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Inside Teaching : June 2011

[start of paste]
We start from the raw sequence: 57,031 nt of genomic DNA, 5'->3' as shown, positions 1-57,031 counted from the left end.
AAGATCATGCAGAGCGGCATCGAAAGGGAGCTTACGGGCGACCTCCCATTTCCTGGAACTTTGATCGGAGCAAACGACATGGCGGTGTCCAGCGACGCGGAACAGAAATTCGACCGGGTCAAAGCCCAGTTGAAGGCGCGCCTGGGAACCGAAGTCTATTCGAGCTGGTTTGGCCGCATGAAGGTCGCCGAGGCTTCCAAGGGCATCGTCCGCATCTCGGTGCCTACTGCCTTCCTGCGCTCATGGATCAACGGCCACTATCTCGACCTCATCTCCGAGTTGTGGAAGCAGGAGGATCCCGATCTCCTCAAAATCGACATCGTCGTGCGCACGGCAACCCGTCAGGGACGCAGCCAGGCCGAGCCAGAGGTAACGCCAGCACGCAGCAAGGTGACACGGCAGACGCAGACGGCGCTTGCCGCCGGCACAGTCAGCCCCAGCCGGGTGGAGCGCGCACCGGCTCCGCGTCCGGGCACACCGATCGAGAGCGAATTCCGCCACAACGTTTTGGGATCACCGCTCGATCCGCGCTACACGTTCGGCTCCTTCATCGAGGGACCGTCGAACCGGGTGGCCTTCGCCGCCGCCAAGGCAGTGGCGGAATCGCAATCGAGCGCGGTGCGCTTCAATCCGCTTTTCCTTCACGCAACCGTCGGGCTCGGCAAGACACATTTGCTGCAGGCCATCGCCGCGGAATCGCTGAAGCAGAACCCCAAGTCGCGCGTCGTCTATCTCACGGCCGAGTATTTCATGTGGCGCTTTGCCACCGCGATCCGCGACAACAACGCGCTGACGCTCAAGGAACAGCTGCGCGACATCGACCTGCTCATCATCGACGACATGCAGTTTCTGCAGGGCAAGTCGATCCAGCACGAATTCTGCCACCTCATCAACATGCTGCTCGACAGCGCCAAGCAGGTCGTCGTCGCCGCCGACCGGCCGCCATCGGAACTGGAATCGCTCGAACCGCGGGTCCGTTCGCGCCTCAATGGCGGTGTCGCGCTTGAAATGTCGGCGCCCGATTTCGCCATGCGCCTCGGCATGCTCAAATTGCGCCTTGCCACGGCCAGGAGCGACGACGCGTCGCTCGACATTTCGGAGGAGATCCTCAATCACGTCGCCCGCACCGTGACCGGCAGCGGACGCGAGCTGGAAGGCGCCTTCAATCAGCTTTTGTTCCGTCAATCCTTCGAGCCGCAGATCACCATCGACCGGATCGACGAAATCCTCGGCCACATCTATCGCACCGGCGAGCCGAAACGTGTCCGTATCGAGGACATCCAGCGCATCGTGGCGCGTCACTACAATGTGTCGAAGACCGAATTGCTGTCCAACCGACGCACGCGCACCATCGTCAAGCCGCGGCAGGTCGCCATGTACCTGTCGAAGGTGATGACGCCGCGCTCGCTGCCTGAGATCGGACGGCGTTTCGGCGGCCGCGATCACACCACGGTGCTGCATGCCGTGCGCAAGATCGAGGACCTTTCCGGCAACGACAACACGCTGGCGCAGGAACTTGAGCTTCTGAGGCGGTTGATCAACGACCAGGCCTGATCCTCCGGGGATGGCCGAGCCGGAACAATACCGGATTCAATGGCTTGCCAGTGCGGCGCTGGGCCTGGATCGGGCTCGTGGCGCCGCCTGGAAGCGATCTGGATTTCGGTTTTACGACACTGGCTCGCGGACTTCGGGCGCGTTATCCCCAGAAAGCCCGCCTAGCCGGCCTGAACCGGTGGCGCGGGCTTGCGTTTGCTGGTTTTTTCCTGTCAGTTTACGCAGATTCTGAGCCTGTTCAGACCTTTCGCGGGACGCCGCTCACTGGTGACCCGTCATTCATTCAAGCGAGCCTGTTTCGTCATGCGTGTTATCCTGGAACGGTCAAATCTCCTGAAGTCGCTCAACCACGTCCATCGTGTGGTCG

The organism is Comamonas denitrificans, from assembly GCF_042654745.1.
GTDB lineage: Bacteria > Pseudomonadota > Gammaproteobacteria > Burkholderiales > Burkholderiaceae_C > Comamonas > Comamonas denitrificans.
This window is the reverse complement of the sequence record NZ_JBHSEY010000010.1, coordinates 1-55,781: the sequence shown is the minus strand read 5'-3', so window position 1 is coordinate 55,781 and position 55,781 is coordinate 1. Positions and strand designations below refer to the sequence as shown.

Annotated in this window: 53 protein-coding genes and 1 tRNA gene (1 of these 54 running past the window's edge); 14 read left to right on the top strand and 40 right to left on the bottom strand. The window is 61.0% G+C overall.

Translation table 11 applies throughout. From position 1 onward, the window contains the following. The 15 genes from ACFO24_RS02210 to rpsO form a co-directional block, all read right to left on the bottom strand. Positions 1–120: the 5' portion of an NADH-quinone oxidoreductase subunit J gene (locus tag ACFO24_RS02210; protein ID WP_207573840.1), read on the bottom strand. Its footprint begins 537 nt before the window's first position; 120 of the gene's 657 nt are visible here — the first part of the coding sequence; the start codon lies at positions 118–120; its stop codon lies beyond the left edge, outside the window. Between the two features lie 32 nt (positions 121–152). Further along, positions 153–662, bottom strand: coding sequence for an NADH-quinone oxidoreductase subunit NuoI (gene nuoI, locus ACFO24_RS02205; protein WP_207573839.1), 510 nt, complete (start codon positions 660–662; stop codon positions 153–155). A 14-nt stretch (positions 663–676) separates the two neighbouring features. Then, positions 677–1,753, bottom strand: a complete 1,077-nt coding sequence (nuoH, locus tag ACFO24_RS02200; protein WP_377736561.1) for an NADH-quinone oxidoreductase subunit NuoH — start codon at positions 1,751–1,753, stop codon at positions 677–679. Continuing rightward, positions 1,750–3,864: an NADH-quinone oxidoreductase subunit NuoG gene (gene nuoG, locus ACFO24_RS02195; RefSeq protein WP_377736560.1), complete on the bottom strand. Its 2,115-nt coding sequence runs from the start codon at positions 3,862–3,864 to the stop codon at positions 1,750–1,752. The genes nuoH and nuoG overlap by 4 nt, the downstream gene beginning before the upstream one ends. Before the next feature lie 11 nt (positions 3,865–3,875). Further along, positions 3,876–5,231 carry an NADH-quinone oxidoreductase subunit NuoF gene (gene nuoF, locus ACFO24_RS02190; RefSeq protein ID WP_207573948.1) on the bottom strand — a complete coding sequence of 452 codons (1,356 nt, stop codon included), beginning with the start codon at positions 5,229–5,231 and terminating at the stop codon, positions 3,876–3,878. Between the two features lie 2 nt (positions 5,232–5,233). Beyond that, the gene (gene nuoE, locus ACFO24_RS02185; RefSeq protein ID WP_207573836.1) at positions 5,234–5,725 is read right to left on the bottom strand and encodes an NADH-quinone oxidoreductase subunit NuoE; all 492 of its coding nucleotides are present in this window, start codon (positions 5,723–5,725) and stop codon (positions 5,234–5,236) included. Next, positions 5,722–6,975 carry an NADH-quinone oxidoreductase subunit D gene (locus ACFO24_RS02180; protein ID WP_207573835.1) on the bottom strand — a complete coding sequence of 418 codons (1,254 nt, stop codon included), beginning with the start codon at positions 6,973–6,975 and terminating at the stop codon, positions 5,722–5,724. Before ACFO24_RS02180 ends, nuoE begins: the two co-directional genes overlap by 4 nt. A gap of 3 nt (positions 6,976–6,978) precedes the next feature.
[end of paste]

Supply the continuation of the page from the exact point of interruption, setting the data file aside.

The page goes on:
Inside Teaching | June 2011 TEACHING TIPS 34 professional standards attached to parenthood, or ‘siblinghood,’ so the quality and content of initial social skills teaching is highly variable. It’s also the case that, within specific social settings, the general skills of safety, respect, effort and self-responsibility are manifested in different forms. Many school-specific practices like, say, putting your hand up to speak, don’t translate to other social settings encountered in life. A student’s behaviour in the classroom and school will therefore be dependent not only on their level of skill development but also on whether the skills they do have are relevant to the particular setting and on whether they’re able to recognise the differences between social settings and the resultant need to adjust behaviour accordingly. It’s our responsibility as teachers to teach the students within our care the specific social skills required within our setting. Because the end of the lesson or school day temporarily but regularly ends the students’ contact with that setting, we must always be prepared to revisit and reteach those specific skills. We also need to be aware that the rate of skill development and skill mastery differs with individuals. Some students need more time, teacher input and external support than do others to progress to competency. Behaviour is one’s best attempt, at any given time, given the skills one currently has, to meet one’s needs This implies that all behaviour is needs-driven. Glasser summarised these needs as survival, love and belonging, personal power, fun and enjoyment, and freedom. Initially, the dominant needs for a young child starting school will be survival in terms of security and protection, and love and belonging, and the key source of needs-fulfilment in these areas will be the teacher. Complying with the teacher guarantees these needs are met, so compliance by the young child is generally forthcoming. By high school, however, the need for love and belonging is satisfied primarily by peers, which is why it can be so difficult to communicate with some teenagers, and the need for freedom, to be in control of one’s life, becomes dominant. Teachers driven by a strong need for love and belonging find it difficult when students reject them (and won’t give them attention) in favour of peer attention. Teachers with a strong need for personal power experience conflict when encountering students who reject their subject, on the basis that it doesn’t meet their need for fun and enjoyment – ‘This subject is boring’ – or reject the teacher’s authority because they want to control their own lives – ‘You can’t make me.’ The effective classroom teacher enters the school with their own basic needs already met externally. They then ensure that many of the basic student needs are addressed within the context of the classroom or lesson. The classroom is a safe and comfortable physical environment. Systems are in place to allow students to meet basic biological needs (toileting, drinks, sick bay) and to access essential educational resources. Rules, promoted and enforced, encourage positive classroom relationships and, within the curriculum, there are structured educational opportunities for students to interact with each other. Student strengths are recognised, acknowledged and highlighted where appropriate. Curriculum activities are enjoyable and there is opportunity for ‘downtime’ where students can relax. Students are also given opportunities within the day or lesson to select curriculum or free-time activities, or work towards personal goals. ‘Behaviour is one’s best attempt, at any given time, given the skills one currently has, to meet one’s needs.’ As a behavioural formula, Glasser’s definition provides us with a clear but general direction for intervention and correction in the field of behaviour management. Unlike the rocket scientist, we can’t program this formula into an inertial navigation computer to accurately plot the passage and outcome of every lesson;